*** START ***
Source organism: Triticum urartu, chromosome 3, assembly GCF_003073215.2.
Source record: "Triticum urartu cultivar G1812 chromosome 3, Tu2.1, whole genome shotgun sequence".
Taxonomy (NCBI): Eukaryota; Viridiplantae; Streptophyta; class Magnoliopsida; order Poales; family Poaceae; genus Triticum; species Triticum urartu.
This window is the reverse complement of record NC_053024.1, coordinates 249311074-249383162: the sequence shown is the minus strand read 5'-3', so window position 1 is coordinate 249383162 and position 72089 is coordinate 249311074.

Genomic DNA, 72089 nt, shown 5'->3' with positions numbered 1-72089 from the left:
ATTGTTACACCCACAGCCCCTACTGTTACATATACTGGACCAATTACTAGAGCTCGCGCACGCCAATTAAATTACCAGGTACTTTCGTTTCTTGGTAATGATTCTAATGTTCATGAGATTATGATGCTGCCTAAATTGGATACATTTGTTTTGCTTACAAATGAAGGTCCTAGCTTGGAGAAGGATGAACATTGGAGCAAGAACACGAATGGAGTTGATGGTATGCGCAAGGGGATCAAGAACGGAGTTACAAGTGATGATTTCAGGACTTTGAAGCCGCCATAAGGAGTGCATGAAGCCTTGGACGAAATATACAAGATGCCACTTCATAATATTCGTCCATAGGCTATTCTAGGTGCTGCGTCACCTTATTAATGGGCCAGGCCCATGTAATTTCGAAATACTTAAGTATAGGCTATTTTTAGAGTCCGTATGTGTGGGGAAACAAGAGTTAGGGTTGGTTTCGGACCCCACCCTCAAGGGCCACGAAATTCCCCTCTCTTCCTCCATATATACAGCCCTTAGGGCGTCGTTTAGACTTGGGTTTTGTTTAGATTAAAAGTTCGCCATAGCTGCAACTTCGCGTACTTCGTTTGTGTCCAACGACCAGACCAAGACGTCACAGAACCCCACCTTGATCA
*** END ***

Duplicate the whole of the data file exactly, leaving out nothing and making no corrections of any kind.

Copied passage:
Source organism: Triticum urartu, chromosome 3, assembly GCF_003073215.2.
Source record: "Triticum urartu cultivar G1812 chromosome 3, Tu2.1, whole genome shotgun sequence".
Taxonomy (NCBI): Eukaryota; Viridiplantae; Streptophyta; class Magnoliopsida; order Poales; family Poaceae; genus Triticum; species Triticum urartu.
This window is the reverse complement of record NC_053024.1, coordinates 249311074-249383162: the sequence shown is the minus strand read 5'-3', so window position 1 is coordinate 249383162 and position 72089 is coordinate 249311074.

Genomic DNA, 72089 nt, shown 5'->3' with positions numbered 1-72089 from the left:
ATTGTTACACCCACAGCCCCTACTGTTACATATACTGGACCAATTACTAGAGCTCGCGCACGCCAATTAAATTACCAGGTACTTTCGTTTCTTGGTAATGATTCTAATGTTCATGAGATTATGATGCTGCCTAAATTGGATACATTTGTTTTGCTTACAAATGAAGGTCCTAGCTTGGAGAAGGATGAACATTGGAGCAAGAACACGAATGGAGTTGATGGTATGCGCAAGGGGATCAAGAACGGAGTTACAAGTGATGATTTCAGGACTTTGAAGCCGCCATAAGGAGTGCATGAAGCCTTGGACGAAATATACAAGATGCCACTTCATAATATTCGTCCATAGGCTATTCTAGGTGCTGCGTCACCTTATTAATGGGCCAGGCCCATGTAATTTCGAAATACTTAAGTATAGGCTATTTTTAGAGTCCGTATGTGTGGGGAAACAAGAGTTAGGGTTGGTTTCGGACCCCACCCTCAAGGGCCACGAAATTCCCCTCTCTTCCTCCATATATACAGCCCTTAGGGCGTCGTTTAGACTTGGGTTTTGTTTAGATTAAAAGTTCGCCATAGCTGCAACTTCGCGTACTTCGTTTGTGTCCAACGACCAGACCAAGACGTCACAGAACCCCACCTTGATCA